𝄆 'Tis concerning some poachers and keepers also
That fought in these covers some winters ago. 𝄇

“Now, when we go in, boys, good luck to us all.”
Our guns they do rattle and the pheasants do fall,
𝄆 But in less than ten minutes twelve keepers we spied,
“Get you gone, you bold poachers, how dare you come nigh.” 𝄇

Saying one to the other, “Now, what shall we do?”
Saying one to the other, “We all will stand true.”
𝄆 So they did agree for to all be as one
And to fight in these covers till the battle was won. 𝄇

Now, there's one William Taylor who won't run away
When five of those keepers all on him did play.
𝄆 Young Taylor being weary, he sat down to rest,
Young Taylor was taken though he fought the best. 𝄇

Now, the judges and jury to him they did say,
“If you will confess now, your sweet life we'll save.”
𝄆 “Oh no,” said young Taylor, “That won't do at all;
Now ,since you have got me, I will die for them all.” 𝄇

Now, there's none like young Taylor; no never was yet,
There's none like young Taylor; no never was yet.
There's none like young Taylor you keepers all know
That fought in those covers some winters ago.

Jasper Smith sings You Subjects of England (William Taylor)

Come all you young subjects, and listen a-while,
Now a story I will tell you, I'm sure that you'll smile.
We'll go to some cover where there's luck for us all,
Our guns they will rattle and pheasants will fall.

Now we haven't been in there not a scarce half-an-hour,
Oh, the woods they were mine, soon them keepers drawed near.
But it's just like Young Taylor, that's my time to call,
Before I would round, I would die for you all.

Now the woods they were mine, and the keepers also,
As we fell through those covers some winters ago.
But it's just like Young Taylor, that's my time to call,
Our guns they did rattle and pheasants did fall.

Martin Carthy sings William Taylor the Poacher

Ye subjects of England, come listen a while,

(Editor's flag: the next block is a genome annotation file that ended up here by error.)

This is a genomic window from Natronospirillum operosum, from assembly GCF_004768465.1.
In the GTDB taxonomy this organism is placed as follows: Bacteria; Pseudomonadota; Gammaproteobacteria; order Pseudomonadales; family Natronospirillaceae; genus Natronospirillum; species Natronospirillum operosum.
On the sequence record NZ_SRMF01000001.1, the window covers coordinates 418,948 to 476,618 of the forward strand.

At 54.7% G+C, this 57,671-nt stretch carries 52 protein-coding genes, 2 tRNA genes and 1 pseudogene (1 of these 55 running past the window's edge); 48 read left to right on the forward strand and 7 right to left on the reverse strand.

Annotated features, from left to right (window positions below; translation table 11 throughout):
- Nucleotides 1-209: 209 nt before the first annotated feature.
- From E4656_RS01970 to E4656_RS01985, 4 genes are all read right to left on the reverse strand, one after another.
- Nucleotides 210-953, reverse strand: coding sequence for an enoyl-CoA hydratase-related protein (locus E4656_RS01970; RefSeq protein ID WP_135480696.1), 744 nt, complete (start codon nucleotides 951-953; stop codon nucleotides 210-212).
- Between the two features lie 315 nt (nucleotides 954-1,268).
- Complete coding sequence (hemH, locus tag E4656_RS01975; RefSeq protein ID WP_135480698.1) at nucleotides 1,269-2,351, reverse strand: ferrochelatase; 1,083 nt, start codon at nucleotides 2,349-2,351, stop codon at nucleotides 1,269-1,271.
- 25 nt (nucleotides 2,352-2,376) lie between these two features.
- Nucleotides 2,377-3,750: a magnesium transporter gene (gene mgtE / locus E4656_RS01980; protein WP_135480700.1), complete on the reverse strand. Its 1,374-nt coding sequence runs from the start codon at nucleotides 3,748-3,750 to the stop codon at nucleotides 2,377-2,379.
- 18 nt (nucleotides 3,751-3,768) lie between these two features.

I will sing you a ditty that'll cause you to smile.
It's concerning some poachers and keepers also
That fought in these covers some winters ago.

“Now, when we go in, boys, good luck to us all.”
Our guns do rattle and the pheasants do fall,
But in less than ten minutes twelve keepers we did spy,
“Get you gone, you bold poachers, how dare you come nigh.”

Says one to the other, “Now, what shall we do?”
Says one to the other, “We all will stand true.”
So they did agree for to all be as one
And to fight in these covers till battle was won.

Now, there's one William Taylor who won't run away
When nine of those keepers all on him did play.
Young Taylor being weary, he sat down to rest,
Young Taylor was taken though he fought the best.

Now, judges and juries to him they did say,
“If you will confess now, your sweet life we'll save.”
“Oh no,” says young Taylor, “That won't do at all;
But now since you've got me I'll die for them all.”

Now, there's none like young Taylor nor never was yet,
There is none like young Taylor nor never was yet.
There's none like young Taylor you keepers all know
That fought in those covers some winters ago.

Acknowledgements

As Keeper and Poachers, this was copied from Peter Kennedy (ed.), Folksongs of Britain and Ireland by Wolfgang Hell. Changes to the text to conform to Martin Carthy's singing by Garry Gillard.